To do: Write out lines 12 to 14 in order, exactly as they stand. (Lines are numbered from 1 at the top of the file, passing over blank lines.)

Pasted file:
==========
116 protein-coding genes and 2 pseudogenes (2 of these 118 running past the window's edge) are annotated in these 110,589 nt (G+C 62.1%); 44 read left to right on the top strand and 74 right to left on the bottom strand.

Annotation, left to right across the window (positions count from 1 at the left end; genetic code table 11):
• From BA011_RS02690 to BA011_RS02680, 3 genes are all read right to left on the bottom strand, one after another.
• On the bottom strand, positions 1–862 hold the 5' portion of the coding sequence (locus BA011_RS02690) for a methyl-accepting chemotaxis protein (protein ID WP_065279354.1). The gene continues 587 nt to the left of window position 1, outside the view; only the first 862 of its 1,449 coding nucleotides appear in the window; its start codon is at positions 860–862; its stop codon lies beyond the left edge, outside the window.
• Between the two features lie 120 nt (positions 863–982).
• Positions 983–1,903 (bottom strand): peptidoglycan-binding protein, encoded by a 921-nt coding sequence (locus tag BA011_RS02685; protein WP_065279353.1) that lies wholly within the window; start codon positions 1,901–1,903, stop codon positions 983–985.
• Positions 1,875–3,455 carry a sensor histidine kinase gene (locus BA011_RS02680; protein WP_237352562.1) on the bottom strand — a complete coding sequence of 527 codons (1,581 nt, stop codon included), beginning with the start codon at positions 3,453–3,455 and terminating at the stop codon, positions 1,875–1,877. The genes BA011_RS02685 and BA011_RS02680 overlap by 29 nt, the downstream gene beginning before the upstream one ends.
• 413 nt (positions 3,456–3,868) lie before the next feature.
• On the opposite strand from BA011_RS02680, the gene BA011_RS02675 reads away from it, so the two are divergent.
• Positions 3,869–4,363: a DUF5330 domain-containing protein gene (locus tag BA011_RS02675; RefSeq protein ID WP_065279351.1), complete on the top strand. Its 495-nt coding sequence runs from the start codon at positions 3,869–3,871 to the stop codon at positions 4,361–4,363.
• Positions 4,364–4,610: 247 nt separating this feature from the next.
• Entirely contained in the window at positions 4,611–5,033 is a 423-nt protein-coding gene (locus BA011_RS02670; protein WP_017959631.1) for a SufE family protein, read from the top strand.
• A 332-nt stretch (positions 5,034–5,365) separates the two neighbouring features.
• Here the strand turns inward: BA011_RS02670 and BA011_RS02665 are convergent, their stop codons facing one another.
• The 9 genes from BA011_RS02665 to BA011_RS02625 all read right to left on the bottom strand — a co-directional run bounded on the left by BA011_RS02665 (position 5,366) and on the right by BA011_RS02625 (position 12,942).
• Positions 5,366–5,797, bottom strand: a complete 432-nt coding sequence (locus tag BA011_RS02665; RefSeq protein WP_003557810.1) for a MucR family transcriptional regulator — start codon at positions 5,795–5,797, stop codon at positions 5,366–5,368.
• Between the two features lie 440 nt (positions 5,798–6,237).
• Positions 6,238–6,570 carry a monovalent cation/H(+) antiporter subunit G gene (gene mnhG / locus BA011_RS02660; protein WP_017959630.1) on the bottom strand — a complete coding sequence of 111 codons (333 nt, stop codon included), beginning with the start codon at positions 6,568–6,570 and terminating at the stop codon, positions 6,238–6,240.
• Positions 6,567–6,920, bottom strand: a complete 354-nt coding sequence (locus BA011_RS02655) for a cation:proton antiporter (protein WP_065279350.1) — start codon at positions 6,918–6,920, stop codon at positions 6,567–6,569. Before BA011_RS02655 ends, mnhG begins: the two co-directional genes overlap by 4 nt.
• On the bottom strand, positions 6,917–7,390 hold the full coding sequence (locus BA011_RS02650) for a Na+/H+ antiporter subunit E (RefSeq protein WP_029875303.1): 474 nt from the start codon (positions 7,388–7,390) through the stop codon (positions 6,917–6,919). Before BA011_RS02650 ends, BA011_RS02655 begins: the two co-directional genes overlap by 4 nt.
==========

• Entirely contained in the window at positions 4,611–5,033 is a 423-nt protein-coding gene (locus BA011_RS02670; protein WP_017959631.1) for a SufE family protein, read from the top strand.
• A 332-nt stretch (positions 5,034–5,365) separates the two neighbouring features.
• Here the strand turns inward: BA011_RS02670 and BA011_RS02665 are convergent, their stop codons facing one another.